Ocean City primed for a banner year

Blue-sky town: Ocean City is all dressed up and ready for the party, if only the weather will cooperate.

May 14, 2000|By June Arney | June Arney,SUN STAFF

Marty Moran, captain of the 42-foot charter fishing boat "Memory Maker," would love to see a repeat of last summer - except with calmer winds.

"My book is getting filled up," said Moran, whose Ocean City charter trips cost $1,000 a day. "Right now, it looks like it should be as good or better then last year."

That's provided the winds stay light. Last year, he booked 94 all-day trips but ran only 70 charters, losing the rest to strong gusts.

"If you have a wind of 15 or 20 knots, it can be a great day at the beach, but if you're 40 or 50 miles offshore, the seas build up and it's a rough ride back home," he said.

"If it's too windy to fish, that puts more people on the golf courses and in the amusements. What might be bad for us is good for someone else."

Moran, like the rest of Ocean City, is focused on Memorial Day weekend - the official start of the summer season, when vacationers will descend on the seaside resort transforming it from a town of about 7,500 to one that will number 325,000 people at season's peak.

The tourist season is the lifeline of businesses in Ocean City, of course, providing an economic impact of between $1 billion and $1.5 billion, said Martha Bennett, the city's finance administrator.

Last year has been described by merchants and town officials as the best ever for Ocean City. By most accounts, the resort, which plays host to 8 million visitors a year, is on the cusp of another banner year.

Officials report an increase in the number of phone calls and Internet requests to the visitors' center for information. And hotels and real estate agents say bookings are well ahead of last year.

The 10-mile-long barrier island has more than 10,000 rooms and 25,000 condominium units.

Already, Long & Foster Real Estate Inc. report summer rentals up 20 percent over the corresponding period last year. O'Conor, Piper & Flynn ERA reports a 25 percent increase on its 2,020 units.

Moore, Warfield & Glick Inc. Realtors is reaping the benefits of the strong economy and favorable interest rates. It is selling 3 1/2 condominiums seven days a week, compared with two a day in the past, said company President Bob Warfield.

Visitors will see a resort more shiny and polished than ever. Several new hotels open this season: The Park Place Hotel, with 90 rooms; the Hotel Monte Carlo, with 70; and the Holiday Inn Express, with 122 rooms and suites. In addition, a $7.7 million renovation is being completed at the Hotel Carousel & Resort, one of the seaside resort's best known landmarks, which features 264 rooms and 190 condominiums.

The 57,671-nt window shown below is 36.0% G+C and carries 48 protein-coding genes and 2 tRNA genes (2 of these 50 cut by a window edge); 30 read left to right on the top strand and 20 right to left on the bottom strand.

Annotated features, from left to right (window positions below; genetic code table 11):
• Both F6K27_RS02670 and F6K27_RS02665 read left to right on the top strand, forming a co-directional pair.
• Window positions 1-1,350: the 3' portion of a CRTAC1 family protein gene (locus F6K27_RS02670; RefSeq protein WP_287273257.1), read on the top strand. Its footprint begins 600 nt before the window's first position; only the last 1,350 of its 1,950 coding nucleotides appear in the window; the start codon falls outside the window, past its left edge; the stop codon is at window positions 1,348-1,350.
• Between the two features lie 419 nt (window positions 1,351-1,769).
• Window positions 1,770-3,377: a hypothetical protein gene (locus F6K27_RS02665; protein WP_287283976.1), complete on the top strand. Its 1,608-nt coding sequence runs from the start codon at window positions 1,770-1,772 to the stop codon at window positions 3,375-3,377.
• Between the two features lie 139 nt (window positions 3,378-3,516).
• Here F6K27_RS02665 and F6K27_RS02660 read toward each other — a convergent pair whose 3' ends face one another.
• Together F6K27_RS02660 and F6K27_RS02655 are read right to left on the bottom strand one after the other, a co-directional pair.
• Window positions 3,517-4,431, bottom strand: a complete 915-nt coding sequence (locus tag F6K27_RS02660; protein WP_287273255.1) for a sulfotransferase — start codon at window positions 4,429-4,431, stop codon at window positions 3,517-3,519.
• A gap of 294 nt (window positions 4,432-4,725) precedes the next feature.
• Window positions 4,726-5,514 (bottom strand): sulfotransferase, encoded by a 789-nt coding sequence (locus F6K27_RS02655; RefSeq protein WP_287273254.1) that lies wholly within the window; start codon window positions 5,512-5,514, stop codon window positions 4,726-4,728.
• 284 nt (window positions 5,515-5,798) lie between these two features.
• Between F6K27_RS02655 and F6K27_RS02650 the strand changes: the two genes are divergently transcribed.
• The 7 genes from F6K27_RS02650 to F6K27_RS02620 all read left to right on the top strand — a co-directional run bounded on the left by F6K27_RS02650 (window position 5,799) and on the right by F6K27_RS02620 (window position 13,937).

The second phase of the boardwalk renovation, a $3.5 million project, has been completed. The boardwalk train has been moved and elevated so that it travels out over the amusement pier before returning to run parallel with the boardwalk.

And metered parking in the inlet parking lot has been replaced with a gated system on a lot that will hold 1,201 cars. The new system will eliminate the irritation of having to feed the meters or of finding a parking ticket because of an expired meter.

"Ocean City will have the best season ever if we continue to be blessed by God with good weather," said Ocean City Mayor Jim Mathias. "Our attractions are cleaner, fresher, brighter. Our roads are wider; the accommodations are newer. "

As always, the wrinkle is the weather. Just three years ago, the resort got off to a terrible start because of usually cool weather and rain that continued through June.

The mayor was reminded of that recently while attending the National Hurricane Conference in New Orleans. This year forecasters are predicting 11 storms - three of which could be major ones, said Mathias."We say our prayers," the mayor added. "We live right here on the fault line of Mother Nature. We're at the edge of the Earth."

Captain Moran knows what it's like being at the mercy of the weather. Hot or rainy. Extremely hot weather, for instance, can create a network of warm eddies devoid of fish.

"When people are in town and they see boats coming back with no fish, they're not going to rent a boat," he said. "People look at the flags that tell which kinds of fish have been caught. If they don't see the flags flying, they may decide to play a round of golf instead."

If the weather cooperates, the season should be a good one. Even higher gasoline prices are not expected to cut down on the number of tourists.

"When gas prices go up, we've never been hurt," said Donna Abbott, a spokesman for the town's Department of Tourism. "Largely, that's because of our proximity to Washington, Philadelphia and Baltimore. We're less than a tankful of gas away. People who may have gone to Florida or Myrtle Beach or Hilton Head may come here instead."

The only cloud over the season is some unrest in the business community over the town's decision to raise the fee for riding the boardwalk train - from $2 one way and $3 round trip to $2.50 each way - and proposed increases in hotel, amusement and property taxes and parking.

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